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      07-12-2013, 04:00 PM   #45
pt
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Quote:
Originally Posted by bbbbmw View Post
A couple of thoughts:

- the 1M people leaving CA and seeking treatment in Mexico could be mostly Mexican citizens returning home for care, because they don't have healthcare in the US. It could also be those same people (and perhaps others) going to Tijuana for pharmaceuticals.

- one HUGE reason healthcare is so expensive in the US is our legal system. Lawyers here can take a case on contingency (they get paid only if they win - if they lose, they have only lost their time), and there is no downside. In every other country, the loser in a court case pays everyone's court costs - which pretty much eliminates lawsuits that are questionable. It's called "English Rule."

The cost of lawsuits in healthcare (and malpractice insurance) shows up in our healthcare costs. The Trial Attorney's lobby is the one of the largest political contributors. Glad that we have a bunch of lawyers setting healthcare policy...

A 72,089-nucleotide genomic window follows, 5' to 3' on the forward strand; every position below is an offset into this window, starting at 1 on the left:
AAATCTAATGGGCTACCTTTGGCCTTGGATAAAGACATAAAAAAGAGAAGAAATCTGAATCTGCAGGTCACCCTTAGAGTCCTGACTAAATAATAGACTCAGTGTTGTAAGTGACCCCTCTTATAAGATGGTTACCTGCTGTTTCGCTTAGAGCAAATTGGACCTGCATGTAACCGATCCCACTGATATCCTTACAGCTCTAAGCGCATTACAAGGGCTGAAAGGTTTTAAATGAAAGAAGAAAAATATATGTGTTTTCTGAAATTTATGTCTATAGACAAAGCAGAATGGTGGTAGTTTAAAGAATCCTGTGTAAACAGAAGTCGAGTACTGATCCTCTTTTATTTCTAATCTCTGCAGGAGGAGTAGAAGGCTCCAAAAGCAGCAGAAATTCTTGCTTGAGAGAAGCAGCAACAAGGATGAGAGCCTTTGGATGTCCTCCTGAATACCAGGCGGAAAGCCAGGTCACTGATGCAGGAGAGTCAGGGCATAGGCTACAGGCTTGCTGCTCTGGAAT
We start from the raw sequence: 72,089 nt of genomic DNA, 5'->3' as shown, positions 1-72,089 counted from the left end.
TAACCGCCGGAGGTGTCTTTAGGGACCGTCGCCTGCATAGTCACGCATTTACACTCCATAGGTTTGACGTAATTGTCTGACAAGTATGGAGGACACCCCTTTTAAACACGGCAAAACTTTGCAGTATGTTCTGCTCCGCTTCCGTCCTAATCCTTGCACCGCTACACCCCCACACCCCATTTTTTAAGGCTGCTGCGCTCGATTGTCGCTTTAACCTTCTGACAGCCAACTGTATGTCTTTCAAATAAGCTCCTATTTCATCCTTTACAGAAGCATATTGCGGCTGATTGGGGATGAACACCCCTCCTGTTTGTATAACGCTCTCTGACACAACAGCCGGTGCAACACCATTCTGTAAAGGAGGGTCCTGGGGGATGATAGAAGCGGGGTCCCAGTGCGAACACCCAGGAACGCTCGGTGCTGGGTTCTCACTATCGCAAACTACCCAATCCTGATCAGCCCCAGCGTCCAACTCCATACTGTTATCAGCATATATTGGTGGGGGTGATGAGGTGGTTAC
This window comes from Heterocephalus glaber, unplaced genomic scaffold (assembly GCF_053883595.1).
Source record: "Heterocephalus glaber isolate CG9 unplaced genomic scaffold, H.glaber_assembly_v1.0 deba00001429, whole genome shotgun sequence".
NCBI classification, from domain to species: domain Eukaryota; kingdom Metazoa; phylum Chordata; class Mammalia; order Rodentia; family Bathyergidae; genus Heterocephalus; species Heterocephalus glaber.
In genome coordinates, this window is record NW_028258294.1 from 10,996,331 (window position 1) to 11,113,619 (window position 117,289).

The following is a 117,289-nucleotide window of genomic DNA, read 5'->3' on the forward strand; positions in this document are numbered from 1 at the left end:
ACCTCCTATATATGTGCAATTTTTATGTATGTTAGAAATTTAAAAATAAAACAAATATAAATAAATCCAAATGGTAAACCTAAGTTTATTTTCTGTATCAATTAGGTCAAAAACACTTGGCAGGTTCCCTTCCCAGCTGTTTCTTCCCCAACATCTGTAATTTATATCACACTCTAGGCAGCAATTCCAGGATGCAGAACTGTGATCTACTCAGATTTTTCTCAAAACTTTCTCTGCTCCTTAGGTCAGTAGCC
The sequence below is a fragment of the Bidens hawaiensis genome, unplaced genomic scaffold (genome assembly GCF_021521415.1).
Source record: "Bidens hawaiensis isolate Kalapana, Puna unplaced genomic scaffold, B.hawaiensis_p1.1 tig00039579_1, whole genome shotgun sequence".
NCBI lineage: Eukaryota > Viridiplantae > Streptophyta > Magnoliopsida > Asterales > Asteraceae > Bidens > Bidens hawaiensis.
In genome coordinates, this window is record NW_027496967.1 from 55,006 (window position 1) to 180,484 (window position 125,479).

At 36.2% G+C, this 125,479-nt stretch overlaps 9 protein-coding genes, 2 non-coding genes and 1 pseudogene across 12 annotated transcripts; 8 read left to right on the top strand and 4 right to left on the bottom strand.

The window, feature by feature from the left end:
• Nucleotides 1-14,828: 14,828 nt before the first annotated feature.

Both valid points. I think Mexican citizens going from Cali to Mexico are about half the overall figure. There will certainly be more from other states as well going to both Mexico and Canada, in addition to more exotic locales.

I have to say, I agree with you that the legal system is flawed here, and for exactly the reason you state: un/underemployed lawyers can sue anybody for anything without any fear of accountability for dishonesty. But special interests are what they are. If it were up to me, I'd not allow lawsuits for medical problems. If a doctor screws something up badly enough, s/he should lose their license to practice medicine, plain and simple. Not run to the golf course while their lawyer runs interference.

Is there any info on the broader effect that lawsuits are having on the system? For example, why would sue-happy states (cough, NY and Cali) cause MRIs to be so much more expensive than they are elsewhere (I'm not trying to be flippant; it's a genuine question)? To what extent are medical professionals gouging their patients? If an MRI can cost $500 in one hospital and $1800 in another within a given market, then to what extent we are outside the realm of a litigation problem?

Last edited by pt; 07-12-2013 at 04:02 PM. Reason: Quoting post responded to b/c of shift to second page.